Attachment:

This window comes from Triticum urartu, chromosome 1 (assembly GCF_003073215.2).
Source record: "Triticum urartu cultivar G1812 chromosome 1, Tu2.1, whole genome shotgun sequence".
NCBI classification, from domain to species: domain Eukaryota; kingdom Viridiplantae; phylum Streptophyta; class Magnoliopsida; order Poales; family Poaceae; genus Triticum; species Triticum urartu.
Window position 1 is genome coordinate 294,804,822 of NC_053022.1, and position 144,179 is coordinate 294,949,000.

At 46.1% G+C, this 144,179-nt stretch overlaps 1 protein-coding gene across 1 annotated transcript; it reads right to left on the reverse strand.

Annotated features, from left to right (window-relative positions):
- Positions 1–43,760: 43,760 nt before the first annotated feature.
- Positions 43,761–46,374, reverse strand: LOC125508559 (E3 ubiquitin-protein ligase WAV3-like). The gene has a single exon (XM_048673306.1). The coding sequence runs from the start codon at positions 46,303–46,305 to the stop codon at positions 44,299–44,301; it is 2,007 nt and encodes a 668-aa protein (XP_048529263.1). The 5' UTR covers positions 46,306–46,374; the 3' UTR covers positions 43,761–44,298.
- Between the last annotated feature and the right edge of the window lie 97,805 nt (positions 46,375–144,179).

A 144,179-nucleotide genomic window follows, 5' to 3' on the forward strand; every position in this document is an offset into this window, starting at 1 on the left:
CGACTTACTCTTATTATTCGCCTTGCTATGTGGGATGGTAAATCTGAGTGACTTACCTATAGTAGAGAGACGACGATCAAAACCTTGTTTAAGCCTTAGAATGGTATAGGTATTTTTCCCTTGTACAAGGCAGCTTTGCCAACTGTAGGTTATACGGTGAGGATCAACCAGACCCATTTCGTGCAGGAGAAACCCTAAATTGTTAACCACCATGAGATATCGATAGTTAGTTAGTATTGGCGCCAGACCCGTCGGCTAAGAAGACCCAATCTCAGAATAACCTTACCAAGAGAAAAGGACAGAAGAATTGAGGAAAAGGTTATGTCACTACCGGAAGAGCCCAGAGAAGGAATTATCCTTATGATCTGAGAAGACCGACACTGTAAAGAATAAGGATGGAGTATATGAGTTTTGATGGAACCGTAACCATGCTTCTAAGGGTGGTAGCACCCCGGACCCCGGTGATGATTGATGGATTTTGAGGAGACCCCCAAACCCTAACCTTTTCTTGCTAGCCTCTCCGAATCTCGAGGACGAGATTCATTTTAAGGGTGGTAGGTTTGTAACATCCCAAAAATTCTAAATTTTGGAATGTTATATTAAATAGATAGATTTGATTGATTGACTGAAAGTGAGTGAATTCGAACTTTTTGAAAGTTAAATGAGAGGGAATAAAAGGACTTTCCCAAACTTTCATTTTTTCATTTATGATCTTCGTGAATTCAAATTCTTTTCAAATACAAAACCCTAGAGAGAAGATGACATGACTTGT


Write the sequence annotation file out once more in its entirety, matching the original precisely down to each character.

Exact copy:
This window comes from Triticum urartu, chromosome 1 (assembly GCF_003073215.2).
Source record: "Triticum urartu cultivar G1812 chromosome 1, Tu2.1, whole genome shotgun sequence".
NCBI classification, from domain to species: domain Eukaryota; kingdom Viridiplantae; phylum Streptophyta; class Magnoliopsida; order Poales; family Poaceae; genus Triticum; species Triticum urartu.
Window position 1 is genome coordinate 294,804,822 of NC_053022.1, and position 144,179 is coordinate 294,949,000.

At 46.1% G+C, this 144,179-nt stretch overlaps 1 protein-coding gene across 1 annotated transcript; it reads right to left on the reverse strand.

Annotated features, from left to right (window-relative positions):
- Positions 1–43,760: 43,760 nt before the first annotated feature.
- Positions 43,761–46,374, reverse strand: LOC125508559 (E3 ubiquitin-protein ligase WAV3-like). The gene has a single exon (XM_048673306.1). The coding sequence runs from the start codon at positions 46,303–46,305 to the stop codon at positions 44,299–44,301; it is 2,007 nt and encodes a 668-aa protein (XP_048529263.1). The 5' UTR covers positions 46,306–46,374; the 3' UTR covers positions 43,761–44,298.
- Between the last annotated feature and the right edge of the window lie 97,805 nt (positions 46,375–144,179).

A 144,179-nucleotide genomic window follows, 5' to 3' on the forward strand; every position in this document is an offset into this window, starting at 1 on the left:
CGACTTACTCTTATTATTCGCCTTGCTATGTGGGATGGTAAATCTGAGTGACTTACCTATAGTAGAGAGACGACGATCAAAACCTTGTTTAAGCCTTAGAATGGTATAGGTATTTTTCCCTTGTACAAGGCAGCTTTGCCAACTGTAGGTTATACGGTGAGGATCAACCAGACCCATTTCGTGCAGGAGAAACCCTAAATTGTTAACCACCATGAGATATCGATAGTTAGTTAGTATTGGCGCCAGACCCGTCGGCTAAGAAGACCCAATCTCAGAATAACCTTACCAAGAGAAAAGGACAGAAGAATTGAGGAAAAGGTTATGTCACTACCGGAAGAGCCCAGAGAAGGAATTATCCTTATGATCTGAGAAGACCGACACTGTAAAGAATAAGGATGGAGTATATGAGTTTTGATGGAACCGTAACCATGCTTCTAAGGGTGGTAGCACCCCGGACCCCGGTGATGATTGATGGATTTTGAGGAGACCCCCAAACCCTAACCTTTTCTTGCTAGCCTCTCCGAATCTCGAGGACGAGATTCATTTTAAGGGTGGTAGGTTTGTAACATCCCAAAAATTCTAAATTTTGGAATGTTATATTAAATAGATAGATTTGATTGATTGACTGAAAGTGAGTGAATTCGAACTTTTTGAAAGTTAAATGAGAGGGAATAAAAGGACTTTCCCAAACTTTCATTTTTTCATTTATGATCTTCGTGAATTCAAATTCTTTTCAAATACAAAACCCTAGAGAGAAGATGACATGACTTGT